Remember this important Qa5-h5 maneuver, or you might miss a critical defensive option like Lasker in the previous game.

Making Use of the Queen's Long-Range Ability in Chess

Although it is always a good idea to centralize your pieces, sometimes the queen can come under attack in the center. The queen can prove a helpful piece from long-range as well.

Placing your queen on an open diagonal can be an excellent attacking option, but a diagonal can be the means to reroute the queen.

Sometimes your opponent is wise enough to take precautions against your attacking options. Then it is time to switch to plan B.

The above position occurred in a game between David Janowski and Akiba Rubinstein in 1907. The black rooks are well placed, but the queen is not doing much.

Because all the white pieces are on the kingside, Rubinstein decides to improve his queen and attack the area of the board that White has left undefended. Rubinstein played 29…Qd8 and there followed 30.Qg4 Qb8 31. Kg2 Qa7.

The Qd8-b8-a7 maneuver is another excellent way to improve your queen in chess. Of course, if you are playing white, you could play Qd1-b1-a2 to activate your queen.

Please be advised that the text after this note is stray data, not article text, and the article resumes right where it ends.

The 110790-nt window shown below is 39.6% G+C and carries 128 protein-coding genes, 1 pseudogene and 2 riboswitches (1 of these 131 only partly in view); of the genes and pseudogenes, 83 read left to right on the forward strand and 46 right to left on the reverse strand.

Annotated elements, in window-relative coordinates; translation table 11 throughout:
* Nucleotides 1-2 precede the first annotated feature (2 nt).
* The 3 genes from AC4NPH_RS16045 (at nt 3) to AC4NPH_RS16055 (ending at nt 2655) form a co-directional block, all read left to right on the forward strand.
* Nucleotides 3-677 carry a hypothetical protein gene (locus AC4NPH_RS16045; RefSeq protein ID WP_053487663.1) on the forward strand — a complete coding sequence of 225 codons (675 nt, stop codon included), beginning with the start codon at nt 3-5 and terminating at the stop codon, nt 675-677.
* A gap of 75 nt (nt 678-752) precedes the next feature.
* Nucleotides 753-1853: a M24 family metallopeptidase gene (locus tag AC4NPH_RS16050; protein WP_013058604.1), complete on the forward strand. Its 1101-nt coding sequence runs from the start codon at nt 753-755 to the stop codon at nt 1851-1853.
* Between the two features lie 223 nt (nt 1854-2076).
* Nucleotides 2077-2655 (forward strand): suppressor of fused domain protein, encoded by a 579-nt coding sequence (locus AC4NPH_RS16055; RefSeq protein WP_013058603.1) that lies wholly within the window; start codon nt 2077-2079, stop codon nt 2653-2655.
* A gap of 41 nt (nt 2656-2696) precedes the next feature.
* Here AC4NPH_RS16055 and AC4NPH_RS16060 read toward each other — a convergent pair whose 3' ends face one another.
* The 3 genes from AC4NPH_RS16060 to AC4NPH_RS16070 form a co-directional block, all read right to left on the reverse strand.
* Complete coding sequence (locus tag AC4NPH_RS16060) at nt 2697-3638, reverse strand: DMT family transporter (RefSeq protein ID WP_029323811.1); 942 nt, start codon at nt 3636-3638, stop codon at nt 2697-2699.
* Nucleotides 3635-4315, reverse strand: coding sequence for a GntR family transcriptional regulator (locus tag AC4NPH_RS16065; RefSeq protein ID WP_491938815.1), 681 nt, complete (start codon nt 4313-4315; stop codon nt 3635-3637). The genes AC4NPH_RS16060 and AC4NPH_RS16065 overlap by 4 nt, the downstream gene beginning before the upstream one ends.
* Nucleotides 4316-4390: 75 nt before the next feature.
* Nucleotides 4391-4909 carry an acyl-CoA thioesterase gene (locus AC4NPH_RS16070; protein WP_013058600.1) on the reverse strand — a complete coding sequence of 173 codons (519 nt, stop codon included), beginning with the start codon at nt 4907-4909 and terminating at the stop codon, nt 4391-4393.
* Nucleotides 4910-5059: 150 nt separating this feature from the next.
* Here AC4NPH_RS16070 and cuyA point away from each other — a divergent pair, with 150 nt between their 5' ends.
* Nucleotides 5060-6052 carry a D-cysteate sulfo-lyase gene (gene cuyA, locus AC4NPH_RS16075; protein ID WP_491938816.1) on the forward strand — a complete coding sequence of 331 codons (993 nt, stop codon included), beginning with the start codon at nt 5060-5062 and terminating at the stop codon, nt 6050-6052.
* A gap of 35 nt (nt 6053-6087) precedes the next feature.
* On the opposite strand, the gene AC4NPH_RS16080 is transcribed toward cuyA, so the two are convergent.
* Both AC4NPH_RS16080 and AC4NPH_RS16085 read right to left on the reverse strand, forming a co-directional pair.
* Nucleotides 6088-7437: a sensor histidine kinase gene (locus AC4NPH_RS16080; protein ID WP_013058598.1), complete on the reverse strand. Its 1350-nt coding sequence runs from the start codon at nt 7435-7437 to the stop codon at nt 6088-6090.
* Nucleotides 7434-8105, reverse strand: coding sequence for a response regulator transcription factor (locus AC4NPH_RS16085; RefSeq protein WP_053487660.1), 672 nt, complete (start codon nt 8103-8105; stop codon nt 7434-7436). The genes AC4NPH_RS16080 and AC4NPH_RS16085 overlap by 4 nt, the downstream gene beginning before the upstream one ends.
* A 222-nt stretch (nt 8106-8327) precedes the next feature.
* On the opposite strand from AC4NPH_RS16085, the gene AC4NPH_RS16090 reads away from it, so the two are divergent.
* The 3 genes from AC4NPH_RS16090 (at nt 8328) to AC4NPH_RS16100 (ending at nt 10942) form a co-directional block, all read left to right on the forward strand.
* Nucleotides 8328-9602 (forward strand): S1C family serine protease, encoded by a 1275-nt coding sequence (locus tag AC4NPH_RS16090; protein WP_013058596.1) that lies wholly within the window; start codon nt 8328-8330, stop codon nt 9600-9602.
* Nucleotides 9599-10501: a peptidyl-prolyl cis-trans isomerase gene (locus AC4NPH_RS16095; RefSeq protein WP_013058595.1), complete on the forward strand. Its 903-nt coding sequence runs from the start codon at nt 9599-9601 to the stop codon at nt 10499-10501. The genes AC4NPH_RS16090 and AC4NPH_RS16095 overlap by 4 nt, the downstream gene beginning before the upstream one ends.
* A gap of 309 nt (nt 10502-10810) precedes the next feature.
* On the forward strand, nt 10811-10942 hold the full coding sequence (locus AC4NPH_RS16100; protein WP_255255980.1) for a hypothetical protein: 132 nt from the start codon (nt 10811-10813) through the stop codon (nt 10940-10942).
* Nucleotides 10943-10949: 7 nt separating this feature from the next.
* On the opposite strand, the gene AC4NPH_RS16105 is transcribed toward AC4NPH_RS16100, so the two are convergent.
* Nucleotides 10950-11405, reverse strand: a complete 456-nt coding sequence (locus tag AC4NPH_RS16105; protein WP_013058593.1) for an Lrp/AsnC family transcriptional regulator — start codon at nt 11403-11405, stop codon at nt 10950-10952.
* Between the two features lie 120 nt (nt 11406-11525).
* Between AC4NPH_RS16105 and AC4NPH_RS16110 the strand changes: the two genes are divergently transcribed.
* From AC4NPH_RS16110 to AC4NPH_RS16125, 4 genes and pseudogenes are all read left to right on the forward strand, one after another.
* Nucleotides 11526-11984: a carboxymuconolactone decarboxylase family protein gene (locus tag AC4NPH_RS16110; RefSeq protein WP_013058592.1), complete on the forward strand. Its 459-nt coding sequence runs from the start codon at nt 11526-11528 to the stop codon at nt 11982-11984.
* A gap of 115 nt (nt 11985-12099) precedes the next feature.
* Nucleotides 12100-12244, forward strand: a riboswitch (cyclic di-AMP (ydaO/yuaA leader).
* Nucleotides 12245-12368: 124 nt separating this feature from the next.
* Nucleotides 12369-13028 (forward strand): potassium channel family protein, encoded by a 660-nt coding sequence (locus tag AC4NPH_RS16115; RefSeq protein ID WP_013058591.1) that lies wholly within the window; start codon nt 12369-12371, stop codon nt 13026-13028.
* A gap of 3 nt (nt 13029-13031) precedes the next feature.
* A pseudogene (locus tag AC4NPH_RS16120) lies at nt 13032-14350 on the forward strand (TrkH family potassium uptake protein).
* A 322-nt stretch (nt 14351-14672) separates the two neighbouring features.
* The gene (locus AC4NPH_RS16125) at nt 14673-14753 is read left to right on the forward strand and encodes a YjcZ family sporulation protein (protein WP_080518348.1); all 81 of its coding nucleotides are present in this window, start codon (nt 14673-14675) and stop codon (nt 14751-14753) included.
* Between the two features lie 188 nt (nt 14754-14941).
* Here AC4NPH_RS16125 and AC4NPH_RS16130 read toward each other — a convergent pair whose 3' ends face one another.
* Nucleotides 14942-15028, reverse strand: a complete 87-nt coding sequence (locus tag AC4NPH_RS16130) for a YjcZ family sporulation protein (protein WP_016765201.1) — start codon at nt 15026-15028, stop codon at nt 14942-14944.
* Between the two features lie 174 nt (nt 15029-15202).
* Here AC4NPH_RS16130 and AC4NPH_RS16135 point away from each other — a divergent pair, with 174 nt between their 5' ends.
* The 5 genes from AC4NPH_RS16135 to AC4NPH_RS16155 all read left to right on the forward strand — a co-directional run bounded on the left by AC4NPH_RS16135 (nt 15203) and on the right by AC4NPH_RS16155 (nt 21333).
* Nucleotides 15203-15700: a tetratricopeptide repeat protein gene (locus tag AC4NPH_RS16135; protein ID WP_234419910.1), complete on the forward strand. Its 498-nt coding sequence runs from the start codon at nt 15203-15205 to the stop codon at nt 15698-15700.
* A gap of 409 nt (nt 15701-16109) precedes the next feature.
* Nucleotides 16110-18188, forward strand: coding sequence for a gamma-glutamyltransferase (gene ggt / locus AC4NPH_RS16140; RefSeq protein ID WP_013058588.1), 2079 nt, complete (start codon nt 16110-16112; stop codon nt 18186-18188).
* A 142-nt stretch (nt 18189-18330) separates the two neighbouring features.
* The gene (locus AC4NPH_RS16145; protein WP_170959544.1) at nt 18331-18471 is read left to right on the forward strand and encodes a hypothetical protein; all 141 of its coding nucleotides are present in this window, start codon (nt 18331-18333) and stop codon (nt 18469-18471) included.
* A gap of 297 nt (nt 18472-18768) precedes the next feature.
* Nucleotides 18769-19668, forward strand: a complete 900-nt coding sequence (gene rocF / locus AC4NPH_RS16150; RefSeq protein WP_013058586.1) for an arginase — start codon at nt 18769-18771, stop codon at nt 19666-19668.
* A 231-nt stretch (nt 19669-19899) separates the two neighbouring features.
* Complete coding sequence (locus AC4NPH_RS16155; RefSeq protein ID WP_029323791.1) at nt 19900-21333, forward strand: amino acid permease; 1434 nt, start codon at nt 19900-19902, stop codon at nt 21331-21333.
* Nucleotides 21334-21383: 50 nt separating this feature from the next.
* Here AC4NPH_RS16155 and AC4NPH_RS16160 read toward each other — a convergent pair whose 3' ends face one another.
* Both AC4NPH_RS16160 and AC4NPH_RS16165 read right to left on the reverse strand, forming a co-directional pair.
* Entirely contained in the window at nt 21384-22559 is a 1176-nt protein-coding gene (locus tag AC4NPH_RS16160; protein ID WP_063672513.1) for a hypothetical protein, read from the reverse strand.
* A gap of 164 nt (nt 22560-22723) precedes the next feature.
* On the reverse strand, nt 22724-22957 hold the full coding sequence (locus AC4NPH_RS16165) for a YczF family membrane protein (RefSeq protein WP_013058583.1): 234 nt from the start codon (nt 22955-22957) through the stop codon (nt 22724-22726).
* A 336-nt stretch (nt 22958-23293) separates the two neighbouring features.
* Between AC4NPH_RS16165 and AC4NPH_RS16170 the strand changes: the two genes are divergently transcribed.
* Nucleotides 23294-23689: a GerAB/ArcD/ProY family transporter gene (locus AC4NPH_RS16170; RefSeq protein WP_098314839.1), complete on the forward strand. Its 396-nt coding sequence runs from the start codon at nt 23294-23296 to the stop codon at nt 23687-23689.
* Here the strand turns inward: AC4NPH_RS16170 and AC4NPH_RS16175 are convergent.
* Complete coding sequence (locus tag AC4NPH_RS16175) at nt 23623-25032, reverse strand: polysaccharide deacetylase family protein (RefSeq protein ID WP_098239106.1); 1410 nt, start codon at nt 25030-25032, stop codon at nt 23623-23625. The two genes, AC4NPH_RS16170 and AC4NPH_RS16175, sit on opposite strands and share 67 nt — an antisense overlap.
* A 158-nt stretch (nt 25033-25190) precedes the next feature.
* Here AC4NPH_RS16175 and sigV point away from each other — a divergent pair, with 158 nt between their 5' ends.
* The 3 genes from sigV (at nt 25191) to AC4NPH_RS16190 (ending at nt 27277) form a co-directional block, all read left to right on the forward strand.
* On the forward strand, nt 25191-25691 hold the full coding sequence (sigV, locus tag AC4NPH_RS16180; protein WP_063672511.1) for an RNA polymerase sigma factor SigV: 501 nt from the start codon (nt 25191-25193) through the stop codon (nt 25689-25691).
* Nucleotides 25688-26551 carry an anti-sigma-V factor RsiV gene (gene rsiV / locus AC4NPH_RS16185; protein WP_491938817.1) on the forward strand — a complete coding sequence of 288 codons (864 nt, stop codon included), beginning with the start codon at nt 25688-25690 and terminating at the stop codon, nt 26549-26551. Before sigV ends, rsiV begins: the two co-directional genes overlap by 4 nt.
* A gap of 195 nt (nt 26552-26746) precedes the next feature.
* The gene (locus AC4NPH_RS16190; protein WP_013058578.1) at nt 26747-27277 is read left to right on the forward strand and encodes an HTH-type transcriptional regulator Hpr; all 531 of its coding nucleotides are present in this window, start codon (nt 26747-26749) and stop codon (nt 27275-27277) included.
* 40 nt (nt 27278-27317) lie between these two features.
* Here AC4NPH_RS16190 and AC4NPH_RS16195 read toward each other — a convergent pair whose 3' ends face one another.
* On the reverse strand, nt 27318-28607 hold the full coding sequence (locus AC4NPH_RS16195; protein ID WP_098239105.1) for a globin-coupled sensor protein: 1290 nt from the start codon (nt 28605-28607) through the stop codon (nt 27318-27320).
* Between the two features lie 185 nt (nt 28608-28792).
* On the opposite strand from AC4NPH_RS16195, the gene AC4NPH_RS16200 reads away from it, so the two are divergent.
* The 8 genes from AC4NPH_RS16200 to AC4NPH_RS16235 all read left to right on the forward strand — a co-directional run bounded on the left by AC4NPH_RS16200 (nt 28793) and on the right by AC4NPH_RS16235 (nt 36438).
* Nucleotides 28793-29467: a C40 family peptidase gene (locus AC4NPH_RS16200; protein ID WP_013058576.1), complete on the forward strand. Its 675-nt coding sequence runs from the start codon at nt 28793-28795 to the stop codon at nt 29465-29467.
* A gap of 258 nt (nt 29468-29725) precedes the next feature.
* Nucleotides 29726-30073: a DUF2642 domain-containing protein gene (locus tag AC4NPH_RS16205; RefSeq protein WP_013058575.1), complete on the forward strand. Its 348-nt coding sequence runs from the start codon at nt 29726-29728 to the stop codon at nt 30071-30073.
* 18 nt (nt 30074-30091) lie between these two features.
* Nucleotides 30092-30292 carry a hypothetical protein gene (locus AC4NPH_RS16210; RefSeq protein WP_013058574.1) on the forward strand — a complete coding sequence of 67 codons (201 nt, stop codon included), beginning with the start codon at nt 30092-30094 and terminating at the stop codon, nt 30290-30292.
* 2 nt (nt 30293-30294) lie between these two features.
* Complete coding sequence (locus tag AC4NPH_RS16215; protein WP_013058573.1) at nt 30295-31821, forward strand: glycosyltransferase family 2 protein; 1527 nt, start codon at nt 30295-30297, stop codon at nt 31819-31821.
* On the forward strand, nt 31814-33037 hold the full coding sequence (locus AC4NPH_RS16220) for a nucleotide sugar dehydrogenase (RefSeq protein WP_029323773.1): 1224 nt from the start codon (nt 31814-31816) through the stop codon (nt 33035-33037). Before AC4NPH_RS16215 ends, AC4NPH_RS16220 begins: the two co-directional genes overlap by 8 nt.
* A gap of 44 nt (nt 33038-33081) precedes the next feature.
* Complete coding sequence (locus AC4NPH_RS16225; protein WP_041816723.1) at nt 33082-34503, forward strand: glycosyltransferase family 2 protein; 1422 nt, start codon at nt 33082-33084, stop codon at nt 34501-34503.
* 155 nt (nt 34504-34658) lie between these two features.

Do not neglect the kingside either, as h2/h7 is a good square for the queen to sneak into the game.

David Janowski - Akiba Rubinstein, 1907.08.26, Karlsbad Round 5. Karlsbad (Karlovy Vary) AUH


The Rook Roams in Straight Lines

Rooks have the second-highest points value of all the chess pieces behind the queen. Unlike the queen, that can move along a diagonal; the rooks can only move along ranks and files.

In chess, the queen and rook are considered major pieces, while bishops and knights are called minor pieces. Because of their higher value, the major pieces tend to work primarily from your side of the board.

There are times when the rooks advance far down the board, but it is usually to gain control of the seventh rank and put pressure on your opponent's king.

Rooks on the seventh is a common phrase in chess and a vital strategy to remember. There are two other important uses for rooks

  1. The rook swing is mainly used to attack.
  2. Taking control of an open file.

Rooks Come to Life on Open Files

Gaining control of the open file allows the rook to penetrate to the seventh rank. When your rooks control the open file as you transition to an endgame, you stop your opponent from bringing his king into the game.

Rooks are also strong on semi-open files and often get placed on a semi-open file to open the file with a pawn advance or capture. In the Sicilian Defense …cxd4 creates a semi-open file, while in the French Defense Advance Variation, after …cxd4 and cxd4, the c-file becomes an open file.

Even if you cannot open a file, your rook can support a pawn advance in the middlegame. We often think of a passed pawn as crucial in the endgame, but passed pawns can cause havoc during the middlegame.

The further your pawn advances, the more active your rook behind it becomes!

In the above position, it looks like the white rooks on the h-file will soon secure victory. However, the passed c-pawn helped win the game for Black.

The Swinging Rook Is a Powerful Attacker